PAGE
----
Short-term alimony may be awarded for a limited amount of time to assist a spouse in readjusting to life after they are divorced.  This helps a spouse by giving them time to go back to school or seek training or skills that will make them competitive in the job market.  A spouse who has been a homemaker throughout a marriage is typically the recipient of

Permanent alimony is awarded long-term and may continue until the death of the person who receives it.  It is usually awarded when one person can no longer work due to age, physical or mental illness.  Permanent alimony usually ends when the receiving spouse remarries.

Judges have a fair amount of leeway when deciding what type of alimony will be awarded and for how long.  Typically, they will use the following factors to guide their decisions:

  • The length of the marriage
  • The age and the physical and emotional condition of both parties
  • The standard of living established during the marriage
  • The financial needs and resources of each party
  • How much time is necessary for either party to acquire sufficient education or training to enable him to find appropriate employment
  • Investment and retirement options for each spouse
  • The contribution of each party to the marriage, including, but not limited to, services rendered in homemaking, child care, education, and career building of the other party
  • Such other relevant factors as the court deems equitable and proper. When a fault-based divorce is filed, a judge may consider the reason for the divorce when granting alimony.

Child Support in Maryland

Child Support

The Maryland Child Support Administration (CSA) works with both parents to provide the financial, medical and emotional support their children need to grow and thrive.  CSA will work to establish paternity, collect support for the child, or resolve any issues you may have with your case, even if one parent lives in another state or country.

Any custodian of a minor child is eligible to receive child support. This includes parents, aunts, uncles, grandparents, court-appointed guardians, or others who are caring for a child. Generally, a child support order will be established within 90-180 days.

Maryland uses an income shares model for its child support guidelines. The guidelines take into account the income of both parents, number of children, cost of health insurance for the child(ren), current child support being paid for other children, alimony being paid, alimony being received, the cost of daycare, and extraordinary medical expenses of the child(ren).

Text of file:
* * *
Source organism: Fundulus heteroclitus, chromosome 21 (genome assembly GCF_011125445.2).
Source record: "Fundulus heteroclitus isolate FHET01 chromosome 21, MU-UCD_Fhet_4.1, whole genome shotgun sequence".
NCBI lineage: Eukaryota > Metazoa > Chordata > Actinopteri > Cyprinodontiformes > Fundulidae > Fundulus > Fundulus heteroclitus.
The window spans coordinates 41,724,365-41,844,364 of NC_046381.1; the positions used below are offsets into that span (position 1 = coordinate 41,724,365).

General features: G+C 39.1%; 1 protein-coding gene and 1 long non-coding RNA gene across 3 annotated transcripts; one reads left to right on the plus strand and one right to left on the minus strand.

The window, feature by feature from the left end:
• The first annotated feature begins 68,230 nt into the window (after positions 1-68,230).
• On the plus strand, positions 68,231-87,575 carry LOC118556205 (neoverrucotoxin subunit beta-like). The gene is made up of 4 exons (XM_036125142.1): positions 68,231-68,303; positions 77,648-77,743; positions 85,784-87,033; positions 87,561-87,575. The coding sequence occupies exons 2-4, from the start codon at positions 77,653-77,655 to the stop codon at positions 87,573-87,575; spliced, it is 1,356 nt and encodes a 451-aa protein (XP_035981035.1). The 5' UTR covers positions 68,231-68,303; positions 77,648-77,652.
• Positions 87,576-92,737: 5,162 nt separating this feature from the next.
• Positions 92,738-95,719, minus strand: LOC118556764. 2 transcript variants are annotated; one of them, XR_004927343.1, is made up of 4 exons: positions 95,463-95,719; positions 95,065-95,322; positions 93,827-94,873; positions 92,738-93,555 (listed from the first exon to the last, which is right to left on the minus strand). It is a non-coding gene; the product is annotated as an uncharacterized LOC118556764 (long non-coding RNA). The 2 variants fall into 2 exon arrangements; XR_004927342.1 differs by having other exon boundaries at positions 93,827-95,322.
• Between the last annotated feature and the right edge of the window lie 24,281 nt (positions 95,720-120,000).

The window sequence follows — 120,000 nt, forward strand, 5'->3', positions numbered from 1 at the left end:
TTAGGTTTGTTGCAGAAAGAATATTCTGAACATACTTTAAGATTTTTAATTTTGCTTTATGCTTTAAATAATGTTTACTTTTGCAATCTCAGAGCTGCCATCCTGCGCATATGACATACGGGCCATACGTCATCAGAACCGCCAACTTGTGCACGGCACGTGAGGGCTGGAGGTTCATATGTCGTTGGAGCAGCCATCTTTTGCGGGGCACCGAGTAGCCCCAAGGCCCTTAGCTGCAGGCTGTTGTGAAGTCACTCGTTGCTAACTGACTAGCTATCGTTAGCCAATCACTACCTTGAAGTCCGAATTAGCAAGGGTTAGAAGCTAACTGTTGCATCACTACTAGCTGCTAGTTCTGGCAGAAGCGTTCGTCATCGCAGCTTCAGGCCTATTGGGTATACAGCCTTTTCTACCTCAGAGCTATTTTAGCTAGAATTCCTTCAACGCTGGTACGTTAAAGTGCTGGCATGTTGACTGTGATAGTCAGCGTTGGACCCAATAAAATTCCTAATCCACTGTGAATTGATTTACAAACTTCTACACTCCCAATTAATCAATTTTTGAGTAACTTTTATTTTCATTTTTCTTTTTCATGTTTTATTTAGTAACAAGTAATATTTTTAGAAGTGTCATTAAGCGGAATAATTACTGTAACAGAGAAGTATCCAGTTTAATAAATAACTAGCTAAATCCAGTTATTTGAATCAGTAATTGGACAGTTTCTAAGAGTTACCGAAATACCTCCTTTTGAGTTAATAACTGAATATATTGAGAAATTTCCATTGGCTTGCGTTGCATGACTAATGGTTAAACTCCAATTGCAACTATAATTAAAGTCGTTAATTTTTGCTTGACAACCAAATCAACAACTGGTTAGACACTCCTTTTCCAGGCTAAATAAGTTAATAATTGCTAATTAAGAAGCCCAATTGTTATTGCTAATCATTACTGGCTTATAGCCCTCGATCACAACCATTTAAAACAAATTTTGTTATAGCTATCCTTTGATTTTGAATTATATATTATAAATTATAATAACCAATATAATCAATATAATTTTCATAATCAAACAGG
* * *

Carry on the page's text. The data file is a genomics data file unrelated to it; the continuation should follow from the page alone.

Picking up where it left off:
The Court has the authority to award support retroactive to the date a complaint is filed with the court. The court may give the non-custodial parent credit for any financial contribution made for the children since the filing date of the case.

Child support orders remain in effect until they are modified.  A modification may be requested if a supporting parent has another child since the order was issued or other similar life events.  If either parent requests a modification, the Court may consider the obligations of each parent before making a final determination.

If the noncustodial parent does not pay on time, or does not pay in full, your child support office will initiate the following automated enforcement actions:

  • Withhold child support from wages and unemployment benefits, Workers’ Compensation claims, etc.
  • Intercept federal and state tax refunds to pay child support arrears
  • Report parents owing past-due support to credit bureaus
  • Refer parents owing past-due support to the Motor Vehicle Administration for driver’s license suspension
  • Intercept Maryland lottery winnings to pay child support arrears
  • Garnish accounts at financial institutions
  • Request the suspension or revocation of a professional or recreational license
  • Deny the issuance or renewal of a passport

The child support office may also initiate contempt of court proceedings against that parent if it appears the parent has the present ability to pay support.

For more information on Maryland child support issues, you can call 800-332-6347.

Custody and Visitation

Child Custody in Maryland

Child Custody

Like most other states, child custody in Maryland is guided by the best interests of the child as the primary factor in determining a specific plan to be put in place.

There are two types of custody and they can be granted jointly or on a sole basis.

  1. Joint legal custody means that both parents will have decision-making power over important issues that will affect a child.
  2. Physical legal custody is different and is a determination of which parent the child will live with.  Joint physical custody rarely means that children will live with each parent and equal amount of time.  The actual amount of time each parent spends with the children are determined by a visitation schedule that the parents can work out.  If they can’t reach agreement, then the courts will step in and do so for them.